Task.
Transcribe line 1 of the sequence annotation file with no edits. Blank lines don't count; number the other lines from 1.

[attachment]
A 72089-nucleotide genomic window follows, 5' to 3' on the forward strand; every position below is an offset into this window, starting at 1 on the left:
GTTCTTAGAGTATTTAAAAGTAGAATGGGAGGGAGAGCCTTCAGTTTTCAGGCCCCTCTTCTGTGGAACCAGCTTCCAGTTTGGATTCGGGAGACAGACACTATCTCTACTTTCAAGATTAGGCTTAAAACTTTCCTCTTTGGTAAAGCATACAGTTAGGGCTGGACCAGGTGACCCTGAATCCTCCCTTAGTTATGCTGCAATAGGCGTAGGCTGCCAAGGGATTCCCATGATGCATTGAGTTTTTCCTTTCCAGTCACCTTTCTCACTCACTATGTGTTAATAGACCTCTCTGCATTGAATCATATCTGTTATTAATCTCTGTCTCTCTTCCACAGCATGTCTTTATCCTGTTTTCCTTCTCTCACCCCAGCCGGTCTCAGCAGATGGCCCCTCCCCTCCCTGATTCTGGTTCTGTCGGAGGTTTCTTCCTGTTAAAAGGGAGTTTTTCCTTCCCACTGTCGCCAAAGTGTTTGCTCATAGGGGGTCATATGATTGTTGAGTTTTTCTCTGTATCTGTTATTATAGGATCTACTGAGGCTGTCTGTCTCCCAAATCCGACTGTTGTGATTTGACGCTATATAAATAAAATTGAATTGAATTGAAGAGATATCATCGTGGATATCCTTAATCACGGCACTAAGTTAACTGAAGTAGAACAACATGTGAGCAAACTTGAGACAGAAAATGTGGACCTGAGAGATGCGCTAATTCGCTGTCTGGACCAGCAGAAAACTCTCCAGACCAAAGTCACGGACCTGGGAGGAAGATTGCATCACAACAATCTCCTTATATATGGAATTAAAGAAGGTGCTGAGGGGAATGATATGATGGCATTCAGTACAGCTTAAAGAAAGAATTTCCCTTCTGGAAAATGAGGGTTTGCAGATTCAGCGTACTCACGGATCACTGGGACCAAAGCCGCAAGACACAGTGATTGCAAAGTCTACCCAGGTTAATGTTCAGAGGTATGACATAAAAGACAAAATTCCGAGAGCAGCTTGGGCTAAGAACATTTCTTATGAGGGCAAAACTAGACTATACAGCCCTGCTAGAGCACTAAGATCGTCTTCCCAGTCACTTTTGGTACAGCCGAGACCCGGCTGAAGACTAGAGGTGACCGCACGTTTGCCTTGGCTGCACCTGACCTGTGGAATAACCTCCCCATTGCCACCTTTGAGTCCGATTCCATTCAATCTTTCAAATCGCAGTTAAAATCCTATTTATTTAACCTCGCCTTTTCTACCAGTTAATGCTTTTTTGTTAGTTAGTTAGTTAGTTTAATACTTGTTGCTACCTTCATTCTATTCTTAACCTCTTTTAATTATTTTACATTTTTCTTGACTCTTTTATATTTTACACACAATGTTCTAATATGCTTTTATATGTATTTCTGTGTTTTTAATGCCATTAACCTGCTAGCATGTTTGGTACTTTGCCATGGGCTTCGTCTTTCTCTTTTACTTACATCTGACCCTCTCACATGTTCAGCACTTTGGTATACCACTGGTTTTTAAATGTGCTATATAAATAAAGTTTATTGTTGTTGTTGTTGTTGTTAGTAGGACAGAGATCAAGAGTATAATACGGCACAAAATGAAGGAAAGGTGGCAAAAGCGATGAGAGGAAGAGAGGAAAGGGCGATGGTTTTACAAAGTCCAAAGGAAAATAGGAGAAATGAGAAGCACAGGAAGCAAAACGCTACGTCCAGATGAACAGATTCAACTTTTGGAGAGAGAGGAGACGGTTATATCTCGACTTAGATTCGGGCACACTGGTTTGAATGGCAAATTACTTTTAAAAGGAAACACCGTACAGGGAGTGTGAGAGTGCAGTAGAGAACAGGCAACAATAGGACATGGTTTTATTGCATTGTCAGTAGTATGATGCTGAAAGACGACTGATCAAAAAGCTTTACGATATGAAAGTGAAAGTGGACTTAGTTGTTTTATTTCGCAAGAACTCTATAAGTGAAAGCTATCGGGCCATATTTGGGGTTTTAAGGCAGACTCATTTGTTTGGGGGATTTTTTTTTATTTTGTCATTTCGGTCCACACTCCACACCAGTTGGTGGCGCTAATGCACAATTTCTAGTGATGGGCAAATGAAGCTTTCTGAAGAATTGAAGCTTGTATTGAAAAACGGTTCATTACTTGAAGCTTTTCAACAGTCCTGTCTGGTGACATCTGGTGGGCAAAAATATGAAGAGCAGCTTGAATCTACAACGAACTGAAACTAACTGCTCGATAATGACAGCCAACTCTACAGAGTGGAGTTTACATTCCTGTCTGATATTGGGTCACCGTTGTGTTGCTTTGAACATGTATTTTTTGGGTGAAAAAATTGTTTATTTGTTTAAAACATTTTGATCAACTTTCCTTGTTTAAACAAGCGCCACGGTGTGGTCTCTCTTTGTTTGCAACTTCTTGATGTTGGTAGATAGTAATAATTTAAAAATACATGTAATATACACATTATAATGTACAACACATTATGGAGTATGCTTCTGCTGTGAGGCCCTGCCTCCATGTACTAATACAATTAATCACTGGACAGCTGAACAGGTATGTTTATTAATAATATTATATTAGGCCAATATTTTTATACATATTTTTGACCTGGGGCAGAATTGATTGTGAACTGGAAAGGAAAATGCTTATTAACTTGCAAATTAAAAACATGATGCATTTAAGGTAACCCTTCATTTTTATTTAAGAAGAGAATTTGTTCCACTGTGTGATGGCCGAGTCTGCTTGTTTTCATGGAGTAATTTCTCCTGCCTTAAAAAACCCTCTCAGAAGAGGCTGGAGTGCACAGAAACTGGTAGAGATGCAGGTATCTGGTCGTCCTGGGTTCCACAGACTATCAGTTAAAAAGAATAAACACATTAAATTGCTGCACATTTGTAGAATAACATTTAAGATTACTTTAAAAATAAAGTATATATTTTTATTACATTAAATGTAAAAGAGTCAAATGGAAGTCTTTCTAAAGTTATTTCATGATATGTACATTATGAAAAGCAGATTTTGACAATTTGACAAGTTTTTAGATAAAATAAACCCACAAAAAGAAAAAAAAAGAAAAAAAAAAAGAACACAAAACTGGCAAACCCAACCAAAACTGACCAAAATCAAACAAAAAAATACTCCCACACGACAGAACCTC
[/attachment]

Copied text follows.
A 72089-nucleotide genomic window follows, 5' to 3' on the forward strand; every position below is an offset into this window, starting at 1 on the left: